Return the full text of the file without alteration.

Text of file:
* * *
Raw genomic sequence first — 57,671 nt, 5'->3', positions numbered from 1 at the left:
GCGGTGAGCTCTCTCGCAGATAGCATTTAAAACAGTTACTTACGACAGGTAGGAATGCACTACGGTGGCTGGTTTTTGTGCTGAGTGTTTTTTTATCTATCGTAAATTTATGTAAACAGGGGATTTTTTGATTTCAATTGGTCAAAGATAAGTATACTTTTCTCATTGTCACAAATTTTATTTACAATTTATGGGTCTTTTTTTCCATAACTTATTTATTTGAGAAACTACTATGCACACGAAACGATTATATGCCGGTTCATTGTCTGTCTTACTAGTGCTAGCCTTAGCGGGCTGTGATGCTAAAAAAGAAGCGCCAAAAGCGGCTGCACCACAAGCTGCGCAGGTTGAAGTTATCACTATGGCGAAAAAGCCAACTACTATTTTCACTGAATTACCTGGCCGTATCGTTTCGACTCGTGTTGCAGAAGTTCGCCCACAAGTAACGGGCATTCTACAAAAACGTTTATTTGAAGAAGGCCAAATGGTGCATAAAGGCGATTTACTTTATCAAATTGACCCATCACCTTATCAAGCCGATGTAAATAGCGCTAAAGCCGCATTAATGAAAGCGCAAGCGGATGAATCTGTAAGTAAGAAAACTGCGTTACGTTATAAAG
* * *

Raw genomic sequence first — 57,671 nt, 5'->3', positions numbered from 1 at the left:
GCGGTGAGCTCTCTCGCAGATAGCATTTAAAACAGTTACTTACGACAGGTAGGAATGCACTACGGTGGCTGGTTTTTGTGCTGAGTGTTTTTTTATCTATCGTAAATTTATGTAAACAGGGGATTTTTTGATTTCAATTGGTCAAAGATAAGTATACTTTTCTCATTGTCACAAATTTTATTTACAATTTATGGGTCTTTTTTTCCATAACTTATTTATTTGAGAAACTACTATGCACACGAAACGATTATATGCCGGTTCATTGTCTGTCTTACTAGTGCTAGCCTTAGCGGGCTGTGATGCTAAAAAAGAAGCGCCAAAAGCGGCTGCACCACAAGCTGCGCAGGTTGAAGTTATCACTATGGCGAAAAAGCCAACTACTATTTTCACTGAATTACCTGGCCGTATCGTTTCGACTCGTGTTGCAGAAGTTCGCCCACAAGTAACGGGCATTCTACAAAAACGTTTATTTGAAGAAGGCCAAATGGTGCATAAAGGCGATTTACTTTATCAAATTGACCCATCACCTTATCAAGCCGATGTAAATAGCGCTAAAGCCGCATTAATGAAAGCGCAAGCGGATGAATCTGTAAGTAAGAAAACTGCGTTACGTTATAAAG